David Lennon David Lennon has been a staff writer for

David Lennon is an award-winning columnist and author who has been a staff writer at Newsday since 1991.

He was named one of the top 10 columnists in the country by the Associated Press Sports Editors in 2014 and also took first place in that category for New York State that same year.

Lennon began covering baseball for Newsday as the Yankees' beat writer in 1995, the season the Bombers snapped a 14-year playoff drought by becoming the American League's first wild-card team. Two World Series rings later, Lennon left the Yankees' beat after the 1998 season, bounced between the Bronx and Shea for the next three years, then took over on the Mets for the demise of Bobby Valentine in 2002. He became Newsday's national baseball writer in 2012.

Lennon also is a Hall of Fame voter, a former Chairman of the New York Chapter of the Baseball Writers Association of America and co-author of "The Great New York Sports Debate."
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The baseball sat on the carpeted floor in front of Carlos Beltran’s locker, beneath a chair, as he talked with reporters about its significance, the meaning of his 400th home run.

Beltran certainly improved his Hall of Fame chances by swatting that two-run shot in the Yankees’ 7-5 comeback win over the White Sox. He joined Mickey Mantle, Eddie Murray and Chipper Jones as only the fourth switch hitter to reach that milestone, and just the fifth player with at least 400 homers and 300 stolen bases.

That’s select company. But as great as Beltran has been during his 19-year career, there’s more depth to him, and sometimes it comes through in the little things.

The Yankees brokered a deal with the fan who snagged No. 400. The negotiated price? Two autographed bats and four signed baseballs. But after meeting up, he signaled to a clubbie for two of his jerseys, as well. Beltran added those himself, in appreciation.

“Why not?” Beltran said, smiling.

For a player who enjoys the game as much as Beltran does, Sunday’s achievement was even bigger than he let on. But he’s always been good at containing his emotion, something that we first were introduced to during his previous tenure in Flushing.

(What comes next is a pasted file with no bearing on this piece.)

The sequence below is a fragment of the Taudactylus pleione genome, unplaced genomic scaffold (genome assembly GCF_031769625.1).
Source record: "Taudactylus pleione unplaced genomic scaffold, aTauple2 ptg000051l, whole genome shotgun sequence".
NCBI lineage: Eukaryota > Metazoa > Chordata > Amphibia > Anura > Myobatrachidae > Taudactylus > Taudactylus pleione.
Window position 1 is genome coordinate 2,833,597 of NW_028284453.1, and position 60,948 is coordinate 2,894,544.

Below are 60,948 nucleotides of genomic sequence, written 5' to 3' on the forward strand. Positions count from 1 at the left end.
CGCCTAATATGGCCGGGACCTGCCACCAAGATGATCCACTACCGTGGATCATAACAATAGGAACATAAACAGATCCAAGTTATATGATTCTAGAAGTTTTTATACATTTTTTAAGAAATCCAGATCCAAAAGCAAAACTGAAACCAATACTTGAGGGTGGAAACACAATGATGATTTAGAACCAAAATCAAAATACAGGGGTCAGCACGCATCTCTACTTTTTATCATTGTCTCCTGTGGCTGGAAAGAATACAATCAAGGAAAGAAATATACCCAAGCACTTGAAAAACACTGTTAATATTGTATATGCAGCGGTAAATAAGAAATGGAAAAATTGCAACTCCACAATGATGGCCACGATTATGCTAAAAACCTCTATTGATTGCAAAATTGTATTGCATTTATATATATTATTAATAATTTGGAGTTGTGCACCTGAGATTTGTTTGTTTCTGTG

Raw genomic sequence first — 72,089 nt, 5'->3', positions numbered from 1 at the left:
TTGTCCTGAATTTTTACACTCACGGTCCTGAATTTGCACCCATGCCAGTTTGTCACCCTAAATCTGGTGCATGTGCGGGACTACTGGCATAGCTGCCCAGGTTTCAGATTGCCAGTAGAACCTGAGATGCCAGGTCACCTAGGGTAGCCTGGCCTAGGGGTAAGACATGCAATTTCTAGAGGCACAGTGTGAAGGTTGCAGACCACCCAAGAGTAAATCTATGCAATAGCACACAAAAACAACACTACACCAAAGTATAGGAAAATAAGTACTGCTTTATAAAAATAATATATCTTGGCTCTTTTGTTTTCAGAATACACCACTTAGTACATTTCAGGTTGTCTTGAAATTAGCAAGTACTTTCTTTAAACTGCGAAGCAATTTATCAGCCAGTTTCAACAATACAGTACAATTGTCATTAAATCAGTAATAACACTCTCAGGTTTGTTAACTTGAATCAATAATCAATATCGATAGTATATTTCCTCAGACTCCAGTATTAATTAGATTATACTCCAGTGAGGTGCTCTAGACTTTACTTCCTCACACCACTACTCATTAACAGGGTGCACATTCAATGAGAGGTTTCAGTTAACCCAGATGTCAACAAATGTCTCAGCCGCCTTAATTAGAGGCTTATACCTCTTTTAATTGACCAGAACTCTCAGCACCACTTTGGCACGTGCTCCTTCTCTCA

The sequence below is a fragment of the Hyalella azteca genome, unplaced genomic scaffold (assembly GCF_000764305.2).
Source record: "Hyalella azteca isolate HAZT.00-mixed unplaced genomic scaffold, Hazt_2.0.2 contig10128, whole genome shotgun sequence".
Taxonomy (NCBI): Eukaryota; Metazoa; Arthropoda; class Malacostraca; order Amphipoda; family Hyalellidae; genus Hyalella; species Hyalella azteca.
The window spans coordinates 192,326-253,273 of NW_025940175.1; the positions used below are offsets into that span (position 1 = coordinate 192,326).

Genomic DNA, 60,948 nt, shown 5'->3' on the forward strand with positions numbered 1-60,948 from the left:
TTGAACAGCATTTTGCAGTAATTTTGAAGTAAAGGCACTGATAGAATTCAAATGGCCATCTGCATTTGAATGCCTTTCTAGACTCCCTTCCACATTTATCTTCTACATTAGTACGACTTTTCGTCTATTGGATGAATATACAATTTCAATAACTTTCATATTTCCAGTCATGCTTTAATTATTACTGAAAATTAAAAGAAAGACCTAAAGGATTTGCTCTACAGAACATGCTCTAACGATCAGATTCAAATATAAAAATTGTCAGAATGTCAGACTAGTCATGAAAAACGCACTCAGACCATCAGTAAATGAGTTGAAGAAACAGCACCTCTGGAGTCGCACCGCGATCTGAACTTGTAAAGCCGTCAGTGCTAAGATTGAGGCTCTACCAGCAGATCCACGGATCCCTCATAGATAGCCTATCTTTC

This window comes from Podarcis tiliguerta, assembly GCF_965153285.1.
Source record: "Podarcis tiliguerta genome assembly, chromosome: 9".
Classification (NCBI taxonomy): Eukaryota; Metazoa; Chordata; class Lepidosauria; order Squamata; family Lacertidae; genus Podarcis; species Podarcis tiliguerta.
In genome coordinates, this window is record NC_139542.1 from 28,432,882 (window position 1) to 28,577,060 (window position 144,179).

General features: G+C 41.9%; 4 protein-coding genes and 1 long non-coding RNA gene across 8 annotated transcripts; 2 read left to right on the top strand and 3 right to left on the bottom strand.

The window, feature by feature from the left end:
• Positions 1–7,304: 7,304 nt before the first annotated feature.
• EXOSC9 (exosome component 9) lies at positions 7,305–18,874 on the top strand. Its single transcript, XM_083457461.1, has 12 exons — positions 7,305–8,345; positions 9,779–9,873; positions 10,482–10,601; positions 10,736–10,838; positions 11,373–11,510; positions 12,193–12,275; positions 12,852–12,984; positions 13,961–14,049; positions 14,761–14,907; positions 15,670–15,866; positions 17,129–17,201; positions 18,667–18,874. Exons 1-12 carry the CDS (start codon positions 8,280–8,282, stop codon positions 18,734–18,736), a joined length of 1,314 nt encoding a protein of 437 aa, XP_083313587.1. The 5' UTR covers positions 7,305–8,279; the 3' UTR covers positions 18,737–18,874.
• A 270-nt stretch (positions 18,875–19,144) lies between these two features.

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Too often, that was mistaken for a cool indifference, and Beltran’s Mets legacy probably suffers some because of it. That, combined with debilitating knee issues, the franchise’s steady decline, and one infamous at-bat against Adam Wainwright. Bottom line: Look at his numbers.

All Beltran has done since then is add to them, along with finally getting to a World Series — with the Cardinals in 2013. Making it this far, after his career teetering on wobbly knees with the Mets, shows Cooperstown-caliber resilience to go with his elite talent.

“After 2011, a lot of people probably thought I was out of baseball,” Beltran said. “I’m still in baseball.’ ” And after saying thanks to God, he added, “I’ve also got to give myself a little credit because I really worked hard for it.”


At 39, Beltran leads the Yankees with eight home runs, and no one else has played in all 36 games. With Alex Rodriguez on the disabled list, and Mark Teixeira hitting .200, Girardi has been forced to lean on Beltran for as long as possible. Fortunately, A-Rod’s absence has opened up the DH spot, and that’s allowed Beltran to get off his legs occasionally.

With the proper rest, Beltran looks like he could probably DH until he’s 50, and he’ll likely be doing that full-time for another team once his time runs out in the Bronx at the end of this season. Or Beltran could choose to call it a career. Even though we believe Beltran already has built a solid case for the Hall of Fame, he sounds like he wants to keep chasing a ring.

“I don’t get caught up in the numbers, because for me, what is important is trying to win a championship,” Beltran said. “And that’s something that I have never experienced in my baseball career. I’ve been to All-Star Games, I’ve won Gold Gloves, silver sluggers — great accomplishments. But winning a World Series, that’s the greatest accomplishment you can get as a ballplayer.”

He’s tried. In 52 playoff games, Beltran has hit .332 with 16 home runs, 40 RBIs and a 1.115 OPS. The way the Yankees are going right now, aside from the 7-3 homestand, we don’t see Beltran having a legitimate shot in pinstripes. Should they be July sellers, however, Beltran might get that title shot somewhere else. If that never happens, Cooperstown isn’t a bad consolation prize.

“It’s great that people mention that,” Beltran said. “It motivates me that people consider me for that. But at the same time, I have seen players that have played this game a long time, had successful careers, and are not Hall of Famers. So I don’t know how people judge that. Just being considered, for me, means a lot.”

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Hitting No. 400 Sunday didn’t make Beltran any more special. Just solidified what we already knew.